Even something that’s “very practical and valuable” and already in use at some AEC firms, like virtual and augmented reality (VR and AR) headgear, may not be near the tipping point yet. “I think things move slowly, and I think honestly that it will take Apple to super-popularize VR and AR headsets and AR glasses,” he predicted. “I think that the way practitioners work, it needs to be a device that isn’t tethered to anything, and you can pop it on really quickly, and they’re so cheap that everyone can have one. That’s when it will completely change, and I think that’s still years away — but I think we’re getting there fast.”
How ARM Will Influence Software Development
“When it comes to the evolution of hardware and software in our industries, I think the big change that’s ahead of us is the transition to ARM-based processors,” Mr. Frausto-Robledo said. “They already are disrupting the industry in a big way: They have such a phenomenal advantage in terms of performance per watt, and so much computing is mobile. So whether it’s the M1 chip in iPads now, or the ARM processors that Qualcomm’s building to compete with the M1 that will run Windows, I think we’re going to see a lot of software being rewritten from the ground up.”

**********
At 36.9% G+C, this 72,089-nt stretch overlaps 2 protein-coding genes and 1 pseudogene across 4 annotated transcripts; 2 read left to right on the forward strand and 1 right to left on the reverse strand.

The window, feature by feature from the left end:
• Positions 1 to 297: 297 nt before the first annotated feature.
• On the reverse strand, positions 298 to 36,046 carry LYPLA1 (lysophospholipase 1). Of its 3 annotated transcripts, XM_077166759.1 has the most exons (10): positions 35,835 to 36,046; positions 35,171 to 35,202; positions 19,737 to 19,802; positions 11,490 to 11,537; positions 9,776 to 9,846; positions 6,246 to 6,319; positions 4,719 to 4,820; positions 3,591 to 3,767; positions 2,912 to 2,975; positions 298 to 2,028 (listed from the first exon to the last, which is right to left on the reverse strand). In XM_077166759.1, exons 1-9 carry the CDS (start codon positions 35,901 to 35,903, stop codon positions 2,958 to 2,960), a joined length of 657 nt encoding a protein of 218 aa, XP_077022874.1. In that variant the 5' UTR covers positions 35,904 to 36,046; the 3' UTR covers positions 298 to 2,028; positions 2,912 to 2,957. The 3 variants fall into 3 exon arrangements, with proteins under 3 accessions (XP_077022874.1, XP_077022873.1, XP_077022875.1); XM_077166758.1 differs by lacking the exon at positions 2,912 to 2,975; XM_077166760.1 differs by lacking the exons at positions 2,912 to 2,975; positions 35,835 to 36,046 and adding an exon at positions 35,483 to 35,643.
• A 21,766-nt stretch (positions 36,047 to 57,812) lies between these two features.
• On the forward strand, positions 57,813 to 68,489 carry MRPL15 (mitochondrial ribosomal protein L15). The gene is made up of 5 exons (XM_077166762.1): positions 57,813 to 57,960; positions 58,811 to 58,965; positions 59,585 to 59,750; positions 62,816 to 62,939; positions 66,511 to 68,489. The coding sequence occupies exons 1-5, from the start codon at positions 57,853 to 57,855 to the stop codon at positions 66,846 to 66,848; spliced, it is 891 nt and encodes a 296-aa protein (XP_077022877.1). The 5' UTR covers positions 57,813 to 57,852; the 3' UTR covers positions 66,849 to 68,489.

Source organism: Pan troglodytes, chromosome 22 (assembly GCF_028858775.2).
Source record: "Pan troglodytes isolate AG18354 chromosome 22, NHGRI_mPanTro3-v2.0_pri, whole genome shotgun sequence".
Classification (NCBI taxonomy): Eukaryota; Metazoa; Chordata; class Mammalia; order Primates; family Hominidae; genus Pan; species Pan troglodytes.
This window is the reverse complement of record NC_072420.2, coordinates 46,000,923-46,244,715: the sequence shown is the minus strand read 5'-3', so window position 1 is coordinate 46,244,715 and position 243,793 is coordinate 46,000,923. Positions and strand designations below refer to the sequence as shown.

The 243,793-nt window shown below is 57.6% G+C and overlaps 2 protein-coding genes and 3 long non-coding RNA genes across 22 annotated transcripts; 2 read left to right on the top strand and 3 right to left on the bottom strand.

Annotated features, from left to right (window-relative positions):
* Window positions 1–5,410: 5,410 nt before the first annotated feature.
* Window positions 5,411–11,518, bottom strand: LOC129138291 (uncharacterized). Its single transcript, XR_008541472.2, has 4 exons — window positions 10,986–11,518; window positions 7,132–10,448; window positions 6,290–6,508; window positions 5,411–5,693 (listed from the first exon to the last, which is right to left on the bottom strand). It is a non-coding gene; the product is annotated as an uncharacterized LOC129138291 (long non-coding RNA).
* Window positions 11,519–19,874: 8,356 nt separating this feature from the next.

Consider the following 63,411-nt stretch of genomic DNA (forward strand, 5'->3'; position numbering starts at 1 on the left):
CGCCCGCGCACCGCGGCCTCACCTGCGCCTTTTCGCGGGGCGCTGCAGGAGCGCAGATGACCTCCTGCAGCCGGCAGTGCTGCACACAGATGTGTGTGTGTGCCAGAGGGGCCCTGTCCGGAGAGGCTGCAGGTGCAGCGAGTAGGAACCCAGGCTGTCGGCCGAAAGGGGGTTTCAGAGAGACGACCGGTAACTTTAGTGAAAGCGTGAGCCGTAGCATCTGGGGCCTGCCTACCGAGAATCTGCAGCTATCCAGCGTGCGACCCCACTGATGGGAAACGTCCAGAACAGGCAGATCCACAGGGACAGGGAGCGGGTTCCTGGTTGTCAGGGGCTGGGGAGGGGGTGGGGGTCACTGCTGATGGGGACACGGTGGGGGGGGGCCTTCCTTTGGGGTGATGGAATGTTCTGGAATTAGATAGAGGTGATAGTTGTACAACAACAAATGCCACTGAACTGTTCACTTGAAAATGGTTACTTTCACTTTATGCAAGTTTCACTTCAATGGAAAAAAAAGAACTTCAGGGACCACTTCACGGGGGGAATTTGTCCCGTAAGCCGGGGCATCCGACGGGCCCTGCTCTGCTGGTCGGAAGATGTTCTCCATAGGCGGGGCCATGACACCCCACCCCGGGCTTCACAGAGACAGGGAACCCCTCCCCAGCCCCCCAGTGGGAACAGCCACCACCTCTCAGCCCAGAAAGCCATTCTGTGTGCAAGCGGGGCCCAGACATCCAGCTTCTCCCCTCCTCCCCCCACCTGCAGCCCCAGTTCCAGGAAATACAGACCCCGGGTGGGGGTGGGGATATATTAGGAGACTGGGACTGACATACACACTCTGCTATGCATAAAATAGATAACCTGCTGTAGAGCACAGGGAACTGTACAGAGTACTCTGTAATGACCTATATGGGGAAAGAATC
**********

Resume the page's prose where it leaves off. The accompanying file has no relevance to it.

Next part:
“Around ARM, it’s the perfect opportunity [for developers] to rethink their code bases. That will democratize a lot of software that will then cross the platform divide, as well as then being able to be set up for the AR glasses, the VR headsets, things like Omniverse with NVIDIA, things that involve game engines, things that involve reaching across to other devices, so there’s more plurality and you can take one code base to multiple points on the device chain.”
The ARM situation, Mr. Frausto-Robledo noted, is likely to give developers pause when they consider creating new desktop solutions. It’s simply easier to build tools for the web: “It’s faster, it’s a lower barrier to entry than trying to build a desktop system that you then have to [adapt to] span platforms. Every platform has a browser, and your data wants to be in the cloud anyway, so just build a web browser–access cloud solution. And I think that’s where we’re going to see a continuation of more and more startups entering the market, the AEC market in particular.”
The Ecological and Economic Bottom Line
Mr. Frausto-Robledo investigates, analyzes, and reports on new technologies because they’re fascinating tools, but also because he knows what’s at stake: The AEC industry is a huge and hungry consumer of resources, and the planet cannot sustain the repercussions much longer. He has high expectations for digital transformation’s ability to mitigate those negative effects — eventually.